US defense secretary condemns terror attack on Saudi warship

James Mattis, shown in this file photo taken on Jan. 12, 2017, condemned the terrorist attack on a Saudi frigate west of the port of Hodeidah. (AFP)
Updated 01 February 2017
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US defense secretary condemns terror attack on Saudi warship

JEDDAH: The US Secretary of Defense James Mattis has condemned the recent terror attack on a Saudi navy patrol near the Yemeni port of Hodeidah. At least two people were killed when three Houthi suicide boats attacked a Saudi patrol frigate, the coalition in support of the legitimate Yemeni government said on Monday. Saudi Arabia’s Deputy Crown Prince Mohammed bin Salman, second deputy prime minister and minister of defense, held a telephone conversation with Mattis on Tuesday. At the beginning of the call, the US secretary of defense condemned the terrorist incident against the Saudi frigate west of the port of Hodeidah, and offered condolences on the death of the Saudi sailors, the official Saudi Press Agency reported. The deputy crown prince thanked Mattis for his noble feelings toward the Kingdom, pointing out the strategic relations between the two countries, which extend for more than eighty years. The two also discussed the fight against terrorism, militias and piracy. They also stressed their rejection of the “interventions by the Iranian regime and its agents in the affairs of countries in the region in order to undermine security and stability in them.” The deputy crown prince and Mattis also stressed the implementation of directives by King Salman and the US President Donald Trump following the historic telephone call between the two leaders earlier this week, in which they discussed measures to fight terrorism.


Saudi businesswomen eye greater role in the economy with end to driving ban

The end of the driving ban is expected to help bring an economic windfall for Saudi women. (Shutterstock)
Updated 23 June 2018
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Saudi businesswomen eye greater role in the economy with end to driving ban

  • The historic move is a huge step forward for businesswomen in the Saudi Arabia, says businesswoman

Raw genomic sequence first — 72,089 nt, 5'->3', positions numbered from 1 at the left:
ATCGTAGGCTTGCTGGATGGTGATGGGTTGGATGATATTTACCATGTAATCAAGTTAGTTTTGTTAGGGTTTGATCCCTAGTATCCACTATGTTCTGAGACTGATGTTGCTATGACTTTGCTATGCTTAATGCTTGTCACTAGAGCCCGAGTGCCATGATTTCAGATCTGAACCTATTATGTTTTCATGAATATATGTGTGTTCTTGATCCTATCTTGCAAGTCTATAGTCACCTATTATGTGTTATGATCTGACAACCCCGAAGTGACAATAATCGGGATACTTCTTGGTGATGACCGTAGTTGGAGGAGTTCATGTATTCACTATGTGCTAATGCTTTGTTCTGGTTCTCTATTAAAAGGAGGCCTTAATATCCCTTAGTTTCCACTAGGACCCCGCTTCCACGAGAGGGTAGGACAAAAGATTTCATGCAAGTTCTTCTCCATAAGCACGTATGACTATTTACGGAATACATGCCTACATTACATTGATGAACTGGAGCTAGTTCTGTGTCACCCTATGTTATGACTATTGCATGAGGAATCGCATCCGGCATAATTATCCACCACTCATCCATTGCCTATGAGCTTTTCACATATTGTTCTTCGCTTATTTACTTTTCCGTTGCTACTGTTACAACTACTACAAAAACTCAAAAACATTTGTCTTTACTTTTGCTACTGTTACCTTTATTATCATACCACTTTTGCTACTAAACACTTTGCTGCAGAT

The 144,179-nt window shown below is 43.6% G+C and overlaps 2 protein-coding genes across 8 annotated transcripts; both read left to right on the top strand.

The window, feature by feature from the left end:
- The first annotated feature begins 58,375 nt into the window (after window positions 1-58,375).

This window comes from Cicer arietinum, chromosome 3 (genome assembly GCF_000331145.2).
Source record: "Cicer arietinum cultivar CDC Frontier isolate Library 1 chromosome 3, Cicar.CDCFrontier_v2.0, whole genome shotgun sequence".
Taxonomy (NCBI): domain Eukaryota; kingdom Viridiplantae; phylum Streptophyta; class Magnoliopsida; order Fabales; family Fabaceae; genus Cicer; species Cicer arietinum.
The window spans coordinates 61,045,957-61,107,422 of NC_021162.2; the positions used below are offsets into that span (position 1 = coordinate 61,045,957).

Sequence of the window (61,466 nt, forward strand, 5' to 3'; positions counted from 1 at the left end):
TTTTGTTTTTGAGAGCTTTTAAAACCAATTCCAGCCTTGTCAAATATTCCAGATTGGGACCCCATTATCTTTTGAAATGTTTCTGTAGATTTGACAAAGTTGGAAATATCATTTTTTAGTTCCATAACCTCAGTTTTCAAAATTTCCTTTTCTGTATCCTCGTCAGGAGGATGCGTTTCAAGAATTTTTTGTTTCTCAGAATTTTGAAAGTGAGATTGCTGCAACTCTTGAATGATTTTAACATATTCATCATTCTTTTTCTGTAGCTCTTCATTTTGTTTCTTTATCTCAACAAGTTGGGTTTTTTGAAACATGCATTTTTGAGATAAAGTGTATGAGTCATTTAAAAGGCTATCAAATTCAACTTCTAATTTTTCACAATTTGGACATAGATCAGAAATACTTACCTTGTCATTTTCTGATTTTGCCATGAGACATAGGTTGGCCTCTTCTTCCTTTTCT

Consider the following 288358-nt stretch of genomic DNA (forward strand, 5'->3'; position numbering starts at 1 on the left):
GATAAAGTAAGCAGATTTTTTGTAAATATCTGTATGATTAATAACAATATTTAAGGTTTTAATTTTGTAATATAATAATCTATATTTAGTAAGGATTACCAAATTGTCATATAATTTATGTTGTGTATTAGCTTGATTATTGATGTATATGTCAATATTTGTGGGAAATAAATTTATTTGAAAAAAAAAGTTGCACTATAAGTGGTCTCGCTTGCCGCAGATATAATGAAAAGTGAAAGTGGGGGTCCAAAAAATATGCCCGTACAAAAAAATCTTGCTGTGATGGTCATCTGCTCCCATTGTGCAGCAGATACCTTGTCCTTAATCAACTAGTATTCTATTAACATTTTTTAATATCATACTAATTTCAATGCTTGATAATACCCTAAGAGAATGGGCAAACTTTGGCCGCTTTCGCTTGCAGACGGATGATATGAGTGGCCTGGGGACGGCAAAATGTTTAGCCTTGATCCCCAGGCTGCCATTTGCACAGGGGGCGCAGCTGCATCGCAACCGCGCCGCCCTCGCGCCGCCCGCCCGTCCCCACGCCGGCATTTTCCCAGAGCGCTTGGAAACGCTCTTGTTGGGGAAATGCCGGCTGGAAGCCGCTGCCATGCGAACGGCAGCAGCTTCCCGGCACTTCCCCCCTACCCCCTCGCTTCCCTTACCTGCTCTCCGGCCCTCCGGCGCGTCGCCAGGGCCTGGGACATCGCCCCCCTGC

• A recent survey by the Jeddah Chamber of Commerce indicated that transportation was a major concern holding Saudi women back from joining the labor market

The end of the driving ban will boost women’s financial power and allow them to play a bigger role in economic and social diversification in line with Vision 2030, prominent businesswomen said on Friday.

Hind Khalid Al-Zahid was the first Saudi woman designated as an executive director — for Dammam Airport Company — and also heads the Businesswomen Center at the Eastern Province Chamber of Commerce and Industry. 

She sees the historic move as a huge step forward for businesswomen in the Kingdom.

“Women being allowed to drive is very important; of course this will help a lot in sustainable development as the lifting of the ban on women driving came as a wonderful opportunity to increase women’s participation in the workforce,” she told Arab News on Friday, ahead of the end of the ban on Sunday.

She added that women in the job market are under-represented; they make up to 22 percent of the national workforce of about six million according to official estimates. Lifting the ban will help to take women’s representation in the workforce to 30 percent by 2030, she said.

“This is not just the right thing to do for women’s emancipation, but also an essential step in economic and social development as part of the reforms,” she said.

She said that there were different obstacles in increasing women’s participation in the workforce and other productive activities, and the driving ban was one of them. It was a strategic issue that needed to be addressed on a priority basis. With the issue resolved, it would help immensely in giving Saudi women better representation as they would help to diversify the Saudi economy and society.

She said that women could contribute hugely to the workforce and labor market as half of Saudi human resources were female, and unless allowed to excel in different sectors it would not be possible to do better, mainly because of restricted mobility.

A recent survey by the Jeddah Chamber of Commerce indicated that transportation was a major concern holding Saudi women back from joining the labor market.

Nouf Ibrahim, a businesswoman in Riyadh, said: “It will surely boost female economic participation and help increase women’s representation in the workforce immensely. It will also help to reduce the overall national unemployment rate as most of the unemployed are women and many of them are eligible as university graduates.”

She echoed the opinion that the move would help to bring an economic windfall for Saudi women, making it easier for them to work and do business, and thus play a bigger and better role that would help economic and social diversification in line with Saudi Vision 2030.

“Being able to drive from Sunday onwards after the ban is lifted will be a wonderful experience. Earlier we were dependent on a male family member and house driver to take us to workplace, to the shopping center, school or other required places for some work, now we can drive and that will allow active participation in productive work,” Sulafa Hakami, a Saudi woman working as the digital communication manager with an American MNC in Riyadh, told Arab News.

“Saudi women can now share effectively the bigger and better responsibilities,” she said.